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Royal Dutch Shell Plc .com: Congress seeks $10B in oil royalties

From The Associated Press

Oil industry opposes paying 1990s error in its favor
June 21, 2006

WASHINGTON – Oil companies are under pressure in Congress to renegotiate offshore drilling leases containing a government error that could give the industry a $10 billion windfall.

The oil companies are steadfastly against renegotiating any of the lease contracts, which involve 56 companies. Last month, the House passed a provision that would bar companies from 2007 offshore leases unless they agree to renegotiate the 1998-99 contracts.

“To force companies to renegotiate under the threat of … punishment that is to be imposed through legislation … is an attack on the sanctity of contracts,” Red Cavaney, president of the American Petroleum Institute, wrote lawmakers recently.

The issue is to be the focus of two House hearings Wednesday at which oil company executives were to be questioned on why they should get a mistake-generated holiday from paying royalties when oil prices and industry profits have soared.

The cause of the trouble

The controversy stems from an error – or perhaps something more nefarious, though nothing more has been proven – in which the Interior Department failed to include in the 1998-99 leases language forcing the oil companies to pay the government royalties on the oil and gas taken if prices reached a certain threshold level.

Executives of five oil and gas companies – including Shell Oil Co., which was subpoenaed to appear – are scheduled to be questioned by the House Government Reform energy and resources subcommittee on their involvement in the questionable contracts.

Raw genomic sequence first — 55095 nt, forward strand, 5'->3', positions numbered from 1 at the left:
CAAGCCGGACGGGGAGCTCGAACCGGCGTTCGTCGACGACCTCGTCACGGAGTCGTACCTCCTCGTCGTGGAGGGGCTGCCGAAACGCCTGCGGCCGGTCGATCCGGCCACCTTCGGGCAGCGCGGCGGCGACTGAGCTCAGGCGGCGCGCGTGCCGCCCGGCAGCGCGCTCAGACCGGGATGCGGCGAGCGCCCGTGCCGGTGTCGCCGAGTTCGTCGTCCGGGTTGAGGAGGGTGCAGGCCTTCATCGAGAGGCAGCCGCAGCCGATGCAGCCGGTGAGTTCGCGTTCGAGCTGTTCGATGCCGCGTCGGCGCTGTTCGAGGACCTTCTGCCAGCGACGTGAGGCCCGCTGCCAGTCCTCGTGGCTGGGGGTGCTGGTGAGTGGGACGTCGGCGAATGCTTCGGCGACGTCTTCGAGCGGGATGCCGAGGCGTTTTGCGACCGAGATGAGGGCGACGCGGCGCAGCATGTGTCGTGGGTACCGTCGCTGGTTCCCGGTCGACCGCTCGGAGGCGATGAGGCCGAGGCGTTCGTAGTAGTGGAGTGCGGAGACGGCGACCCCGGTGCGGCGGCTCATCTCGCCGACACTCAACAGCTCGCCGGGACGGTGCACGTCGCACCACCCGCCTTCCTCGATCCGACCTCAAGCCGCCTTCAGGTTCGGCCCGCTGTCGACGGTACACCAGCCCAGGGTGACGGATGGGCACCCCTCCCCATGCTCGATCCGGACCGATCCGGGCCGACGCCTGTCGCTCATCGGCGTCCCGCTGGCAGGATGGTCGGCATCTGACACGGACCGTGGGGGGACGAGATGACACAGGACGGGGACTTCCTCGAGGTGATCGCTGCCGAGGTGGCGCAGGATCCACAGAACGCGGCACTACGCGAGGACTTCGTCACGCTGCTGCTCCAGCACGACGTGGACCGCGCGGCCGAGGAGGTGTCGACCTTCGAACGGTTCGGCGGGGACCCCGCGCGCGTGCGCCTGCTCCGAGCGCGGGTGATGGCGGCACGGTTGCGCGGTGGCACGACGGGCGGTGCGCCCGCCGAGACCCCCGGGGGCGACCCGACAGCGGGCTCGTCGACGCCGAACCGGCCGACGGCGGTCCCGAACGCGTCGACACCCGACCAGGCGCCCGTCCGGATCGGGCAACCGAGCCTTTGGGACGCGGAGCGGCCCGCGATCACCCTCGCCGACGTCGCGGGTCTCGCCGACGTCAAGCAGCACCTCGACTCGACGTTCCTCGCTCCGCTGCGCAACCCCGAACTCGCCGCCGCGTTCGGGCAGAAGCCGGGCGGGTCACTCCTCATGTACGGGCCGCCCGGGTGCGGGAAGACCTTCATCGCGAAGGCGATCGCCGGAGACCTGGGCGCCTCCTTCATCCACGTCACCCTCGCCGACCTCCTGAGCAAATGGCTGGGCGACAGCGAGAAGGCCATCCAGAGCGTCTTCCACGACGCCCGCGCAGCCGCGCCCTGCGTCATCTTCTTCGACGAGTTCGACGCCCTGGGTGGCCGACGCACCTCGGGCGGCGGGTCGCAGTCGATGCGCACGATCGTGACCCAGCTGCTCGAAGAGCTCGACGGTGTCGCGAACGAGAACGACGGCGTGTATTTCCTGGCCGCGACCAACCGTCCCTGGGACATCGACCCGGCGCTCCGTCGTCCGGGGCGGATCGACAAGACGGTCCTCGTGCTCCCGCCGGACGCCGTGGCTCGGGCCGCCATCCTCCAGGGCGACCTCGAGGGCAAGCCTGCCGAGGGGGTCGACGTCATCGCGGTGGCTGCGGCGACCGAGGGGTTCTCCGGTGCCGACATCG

Rep. Darrell Issa, R-Calif., said a five-month investigation by his subcommittee, has found “a trail of irresponsibility and gross mismanagement” in connection with the 1990s lease sales by the Interior Department.

It plans to question two Interior Department lawyers about the error.

But Issa said it’s also “crucial to examine the role of the oil and natural gas producing companies,” including “whether they ever raised issue with the omission of the price thresholds” in the 1998-99 lease contracts.

Offshore lease penalties

Later, the House Resources Committee takes up legislation that would impose significant financial penalties on any company that refuses to reopen the faulty offshore leases.

The contracts for deep-water drilling in the Gulf of Mexico exempted the companies from paying royalties as a way to stimulate exploration of the deeper areas of the gulf. That was OK as long as oil and gas prices stayed low as they did in the 1990s.

But since the leases are good for many years, the failure to include a price trigger allows the companies to avoid royalty payments even with crude prices now more than double what had traditionally been the royalty trigger.

The error could cost the government more than $10 billion in lost royalty payments over the life of the leases, according to an estimate by the Government Accountability Office, Congress’ auditing agency.

The House Resources Committee also is expected to go after the oil companies over the royalties on Wednesday.

Legislation offered by Resources Chairman Richard Pombo, R-Calif., would impose a $9-a-barrel “conservation of resources” fee on companies drilling offshore if they do not renegotiate the 1990s contracts. The fee also would apply to natural gas at the rate of $1.25 per thousand cubic feet.

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